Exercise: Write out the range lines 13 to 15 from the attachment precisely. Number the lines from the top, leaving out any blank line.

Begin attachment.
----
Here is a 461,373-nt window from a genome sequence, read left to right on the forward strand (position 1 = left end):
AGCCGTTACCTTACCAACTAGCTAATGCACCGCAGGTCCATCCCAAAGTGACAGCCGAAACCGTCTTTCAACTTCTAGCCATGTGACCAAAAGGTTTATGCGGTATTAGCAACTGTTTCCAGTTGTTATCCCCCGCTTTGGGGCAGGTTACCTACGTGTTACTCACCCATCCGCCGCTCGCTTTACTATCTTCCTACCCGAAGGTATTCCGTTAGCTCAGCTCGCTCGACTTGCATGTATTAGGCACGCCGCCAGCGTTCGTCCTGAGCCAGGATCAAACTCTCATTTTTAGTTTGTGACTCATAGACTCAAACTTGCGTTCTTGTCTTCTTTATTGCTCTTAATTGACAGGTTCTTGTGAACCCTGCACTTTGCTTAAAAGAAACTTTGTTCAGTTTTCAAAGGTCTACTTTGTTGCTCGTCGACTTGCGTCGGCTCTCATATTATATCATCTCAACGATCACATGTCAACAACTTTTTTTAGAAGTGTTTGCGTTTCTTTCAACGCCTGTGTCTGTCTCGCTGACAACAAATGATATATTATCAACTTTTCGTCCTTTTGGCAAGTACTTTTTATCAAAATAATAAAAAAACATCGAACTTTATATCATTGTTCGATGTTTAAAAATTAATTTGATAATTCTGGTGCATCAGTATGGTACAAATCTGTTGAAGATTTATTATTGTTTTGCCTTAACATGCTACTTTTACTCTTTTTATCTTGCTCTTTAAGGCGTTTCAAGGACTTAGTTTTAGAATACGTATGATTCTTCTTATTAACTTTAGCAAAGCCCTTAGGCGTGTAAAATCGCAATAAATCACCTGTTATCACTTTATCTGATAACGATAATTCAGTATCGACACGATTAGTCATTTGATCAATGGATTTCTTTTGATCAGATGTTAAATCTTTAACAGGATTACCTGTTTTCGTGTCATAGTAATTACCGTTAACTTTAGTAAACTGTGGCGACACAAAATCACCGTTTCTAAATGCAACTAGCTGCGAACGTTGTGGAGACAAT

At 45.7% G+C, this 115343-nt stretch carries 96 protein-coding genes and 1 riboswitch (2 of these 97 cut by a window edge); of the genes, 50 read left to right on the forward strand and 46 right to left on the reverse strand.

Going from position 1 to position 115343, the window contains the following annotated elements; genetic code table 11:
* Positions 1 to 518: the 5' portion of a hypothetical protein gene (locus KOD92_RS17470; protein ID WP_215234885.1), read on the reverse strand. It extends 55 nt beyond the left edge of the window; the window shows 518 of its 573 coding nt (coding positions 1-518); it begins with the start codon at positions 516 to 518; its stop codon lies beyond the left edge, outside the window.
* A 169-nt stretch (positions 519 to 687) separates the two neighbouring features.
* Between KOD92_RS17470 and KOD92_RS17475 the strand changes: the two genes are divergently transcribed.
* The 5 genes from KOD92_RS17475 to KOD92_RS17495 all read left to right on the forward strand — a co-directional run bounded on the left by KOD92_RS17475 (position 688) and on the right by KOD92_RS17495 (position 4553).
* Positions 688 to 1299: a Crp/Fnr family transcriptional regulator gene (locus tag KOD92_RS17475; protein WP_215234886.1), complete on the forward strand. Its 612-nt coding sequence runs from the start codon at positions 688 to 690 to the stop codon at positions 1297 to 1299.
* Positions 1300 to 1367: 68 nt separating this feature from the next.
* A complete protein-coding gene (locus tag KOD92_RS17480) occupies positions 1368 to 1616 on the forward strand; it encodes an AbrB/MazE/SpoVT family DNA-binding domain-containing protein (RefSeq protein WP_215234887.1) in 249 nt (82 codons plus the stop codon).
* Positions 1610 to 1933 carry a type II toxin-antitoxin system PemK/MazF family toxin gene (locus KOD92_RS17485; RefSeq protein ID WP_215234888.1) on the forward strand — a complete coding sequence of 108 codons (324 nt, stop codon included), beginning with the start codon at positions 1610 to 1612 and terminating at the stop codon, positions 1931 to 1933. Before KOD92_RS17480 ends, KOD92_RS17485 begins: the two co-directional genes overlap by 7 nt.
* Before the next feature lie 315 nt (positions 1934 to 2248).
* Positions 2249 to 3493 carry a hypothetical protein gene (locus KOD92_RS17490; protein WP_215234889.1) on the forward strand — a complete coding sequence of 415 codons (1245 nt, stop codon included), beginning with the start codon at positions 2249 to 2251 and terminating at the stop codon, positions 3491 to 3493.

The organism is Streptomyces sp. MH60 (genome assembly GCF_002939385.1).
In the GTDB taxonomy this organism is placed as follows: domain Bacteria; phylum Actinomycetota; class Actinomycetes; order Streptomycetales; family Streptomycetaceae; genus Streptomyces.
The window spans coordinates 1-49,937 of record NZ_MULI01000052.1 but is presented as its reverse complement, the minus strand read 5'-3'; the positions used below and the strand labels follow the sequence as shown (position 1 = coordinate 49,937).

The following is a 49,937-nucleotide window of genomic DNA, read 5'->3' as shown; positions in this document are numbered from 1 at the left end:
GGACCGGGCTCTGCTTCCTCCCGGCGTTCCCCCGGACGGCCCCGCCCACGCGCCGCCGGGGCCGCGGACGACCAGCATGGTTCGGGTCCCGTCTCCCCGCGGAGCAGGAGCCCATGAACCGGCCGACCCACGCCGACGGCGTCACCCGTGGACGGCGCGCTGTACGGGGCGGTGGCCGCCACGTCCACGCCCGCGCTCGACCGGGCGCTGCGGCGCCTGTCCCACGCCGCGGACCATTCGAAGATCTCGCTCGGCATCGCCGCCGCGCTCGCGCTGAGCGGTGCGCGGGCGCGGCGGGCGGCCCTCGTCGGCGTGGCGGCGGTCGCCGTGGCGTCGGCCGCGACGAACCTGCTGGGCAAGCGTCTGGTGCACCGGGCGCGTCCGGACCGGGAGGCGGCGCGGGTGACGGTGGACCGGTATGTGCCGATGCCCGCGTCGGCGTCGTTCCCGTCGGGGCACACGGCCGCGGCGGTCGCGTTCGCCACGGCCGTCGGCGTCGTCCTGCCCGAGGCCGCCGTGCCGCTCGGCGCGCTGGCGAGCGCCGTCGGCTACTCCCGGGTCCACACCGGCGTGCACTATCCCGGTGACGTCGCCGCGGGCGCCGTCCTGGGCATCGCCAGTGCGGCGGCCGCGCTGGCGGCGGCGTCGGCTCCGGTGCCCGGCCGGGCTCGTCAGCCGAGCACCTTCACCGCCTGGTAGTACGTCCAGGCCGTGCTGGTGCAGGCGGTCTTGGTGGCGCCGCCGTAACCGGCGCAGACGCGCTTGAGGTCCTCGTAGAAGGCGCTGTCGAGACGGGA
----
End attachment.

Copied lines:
* Before the next feature lie 315 nt (positions 1934 to 2248).
* Positions 2249 to 3493 carry a hypothetical protein gene (locus KOD92_RS17490; protein WP_215234889.1) on the forward strand — a complete coding sequence of 415 codons (1245 nt, stop codon included), beginning with the start codon at positions 2249 to 2251 and terminating at the stop codon, positions 3491 to 3493.

The organism is Streptomyces sp. MH60 (genome assembly GCF_002939385.1).